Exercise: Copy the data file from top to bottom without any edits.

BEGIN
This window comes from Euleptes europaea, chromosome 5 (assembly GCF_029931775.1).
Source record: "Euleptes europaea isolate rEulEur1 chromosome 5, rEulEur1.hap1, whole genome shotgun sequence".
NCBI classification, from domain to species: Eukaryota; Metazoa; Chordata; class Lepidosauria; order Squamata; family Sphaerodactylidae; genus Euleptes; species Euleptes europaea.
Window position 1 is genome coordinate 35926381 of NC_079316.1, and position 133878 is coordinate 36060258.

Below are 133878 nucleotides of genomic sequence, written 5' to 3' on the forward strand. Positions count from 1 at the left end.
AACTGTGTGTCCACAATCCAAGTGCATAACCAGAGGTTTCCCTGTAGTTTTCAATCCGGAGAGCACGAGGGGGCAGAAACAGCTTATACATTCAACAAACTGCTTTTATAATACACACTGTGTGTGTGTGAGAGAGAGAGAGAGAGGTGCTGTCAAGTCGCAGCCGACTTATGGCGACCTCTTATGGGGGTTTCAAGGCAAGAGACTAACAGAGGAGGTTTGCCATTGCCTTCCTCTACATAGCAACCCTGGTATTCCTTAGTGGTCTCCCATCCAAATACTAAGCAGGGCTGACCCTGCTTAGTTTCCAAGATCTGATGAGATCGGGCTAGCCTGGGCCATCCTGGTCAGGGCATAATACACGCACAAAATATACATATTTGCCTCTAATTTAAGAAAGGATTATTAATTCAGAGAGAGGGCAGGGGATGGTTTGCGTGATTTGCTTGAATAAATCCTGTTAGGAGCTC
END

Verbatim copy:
This window comes from Euleptes europaea, chromosome 5 (assembly GCF_029931775.1).
Source record: "Euleptes europaea isolate rEulEur1 chromosome 5, rEulEur1.hap1, whole genome shotgun sequence".
NCBI classification, from domain to species: Eukaryota; Metazoa; Chordata; class Lepidosauria; order Squamata; family Sphaerodactylidae; genus Euleptes; species Euleptes europaea.
Window position 1 is genome coordinate 35926381 of NC_079316.1, and position 133878 is coordinate 36060258.

Below are 133878 nucleotides of genomic sequence, written 5' to 3' on the forward strand. Positions count from 1 at the left end.
AACTGTGTGTCCACAATCCAAGTGCATAACCAGAGGTTTCCCTGTAGTTTTCAATCCGGAGAGCACGAGGGGGCAGAAACAGCTTATACATTCAACAAACTGCTTTTATAATACACACTGTGTGTGTGTGAGAGAGAGAGAGAGAGGTGCTGTCAAGTCGCAGCCGACTTATGGCGACCTCTTATGGGGGTTTCAAGGCAAGAGACTAACAGAGGAGGTTTGCCATTGCCTTCCTCTACATAGCAACCCTGGTATTCCTTAGTGGTCTCCCATCCAAATACTAAGCAGGGCTGACCCTGCTTAGTTTCCAAGATCTGATGAGATCGGGCTAGCCTGGGCCATCCTGGTCAGGGCATAATACACGCACAAAATATACATATTTGCCTCTAATTTAAGAAAGGATTATTAATTCAGAGAGAGGGCAGGGGATGGTTTGCGTGATTTGCTTGAATAAATCCTGTTAGGAGCTC